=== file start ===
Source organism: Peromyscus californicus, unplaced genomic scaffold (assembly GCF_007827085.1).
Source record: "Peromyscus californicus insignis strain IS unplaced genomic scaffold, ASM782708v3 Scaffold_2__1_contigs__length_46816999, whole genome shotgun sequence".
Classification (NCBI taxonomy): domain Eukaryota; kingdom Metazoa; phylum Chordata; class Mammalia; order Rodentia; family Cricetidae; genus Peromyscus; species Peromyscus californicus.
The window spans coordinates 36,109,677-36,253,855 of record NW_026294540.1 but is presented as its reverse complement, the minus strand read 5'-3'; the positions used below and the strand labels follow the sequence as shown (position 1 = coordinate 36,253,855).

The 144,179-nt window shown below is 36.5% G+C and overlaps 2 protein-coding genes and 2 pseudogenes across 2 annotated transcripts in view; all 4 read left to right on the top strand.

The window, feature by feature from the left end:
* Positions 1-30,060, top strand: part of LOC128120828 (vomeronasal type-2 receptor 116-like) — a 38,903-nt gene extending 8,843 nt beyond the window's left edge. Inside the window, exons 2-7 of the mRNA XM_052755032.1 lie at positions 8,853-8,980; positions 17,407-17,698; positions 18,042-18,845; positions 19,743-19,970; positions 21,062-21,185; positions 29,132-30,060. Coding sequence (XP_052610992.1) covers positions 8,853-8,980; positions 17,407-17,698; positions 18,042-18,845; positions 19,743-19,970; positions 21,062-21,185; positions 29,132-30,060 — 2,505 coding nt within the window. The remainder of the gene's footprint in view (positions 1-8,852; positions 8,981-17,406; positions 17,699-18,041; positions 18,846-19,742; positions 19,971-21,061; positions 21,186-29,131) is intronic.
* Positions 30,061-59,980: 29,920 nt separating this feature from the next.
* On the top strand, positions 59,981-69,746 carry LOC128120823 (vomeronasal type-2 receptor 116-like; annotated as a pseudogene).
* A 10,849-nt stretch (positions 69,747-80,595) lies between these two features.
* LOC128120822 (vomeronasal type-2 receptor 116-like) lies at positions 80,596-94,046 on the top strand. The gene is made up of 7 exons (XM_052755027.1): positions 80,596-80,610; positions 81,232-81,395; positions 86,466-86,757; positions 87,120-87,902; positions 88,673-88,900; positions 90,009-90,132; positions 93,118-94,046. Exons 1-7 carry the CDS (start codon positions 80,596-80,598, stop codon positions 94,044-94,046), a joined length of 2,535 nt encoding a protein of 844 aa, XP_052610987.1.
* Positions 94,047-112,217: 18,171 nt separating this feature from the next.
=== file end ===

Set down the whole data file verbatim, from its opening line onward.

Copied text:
Source organism: Peromyscus californicus, unplaced genomic scaffold (assembly GCF_007827085.1).
Source record: "Peromyscus californicus insignis strain IS unplaced genomic scaffold, ASM782708v3 Scaffold_2__1_contigs__length_46816999, whole genome shotgun sequence".
Classification (NCBI taxonomy): domain Eukaryota; kingdom Metazoa; phylum Chordata; class Mammalia; order Rodentia; family Cricetidae; genus Peromyscus; species Peromyscus californicus.
The window spans coordinates 36,109,677-36,253,855 of record NW_026294540.1 but is presented as its reverse complement, the minus strand read 5'-3'; the positions used below and the strand labels follow the sequence as shown (position 1 = coordinate 36,253,855).

The 144,179-nt window shown below is 36.5% G+C and overlaps 2 protein-coding genes and 2 pseudogenes across 2 annotated transcripts in view; all 4 read left to right on the top strand.

The window, feature by feature from the left end:
* Positions 1-30,060, top strand: part of LOC128120828 (vomeronasal type-2 receptor 116-like) — a 38,903-nt gene extending 8,843 nt beyond the window's left edge. Inside the window, exons 2-7 of the mRNA XM_052755032.1 lie at positions 8,853-8,980; positions 17,407-17,698; positions 18,042-18,845; positions 19,743-19,970; positions 21,062-21,185; positions 29,132-30,060. Coding sequence (XP_052610992.1) covers positions 8,853-8,980; positions 17,407-17,698; positions 18,042-18,845; positions 19,743-19,970; positions 21,062-21,185; positions 29,132-30,060 — 2,505 coding nt within the window. The remainder of the gene's footprint in view (positions 1-8,852; positions 8,981-17,406; positions 17,699-18,041; positions 18,846-19,742; positions 19,971-21,061; positions 21,186-29,131) is intronic.
* Positions 30,061-59,980: 29,920 nt separating this feature from the next.
* On the top strand, positions 59,981-69,746 carry LOC128120823 (vomeronasal type-2 receptor 116-like; annotated as a pseudogene).
* A 10,849-nt stretch (positions 69,747-80,595) lies between these two features.
* LOC128120822 (vomeronasal type-2 receptor 116-like) lies at positions 80,596-94,046 on the top strand. The gene is made up of 7 exons (XM_052755027.1): positions 80,596-80,610; positions 81,232-81,395; positions 86,466-86,757; positions 87,120-87,902; positions 88,673-88,900; positions 90,009-90,132; positions 93,118-94,046. Exons 1-7 carry the CDS (start codon positions 80,596-80,598, stop codon positions 94,044-94,046), a joined length of 2,535 nt encoding a protein of 844 aa, XP_052610987.1.
* Positions 94,047-112,217: 18,171 nt separating this feature from the next.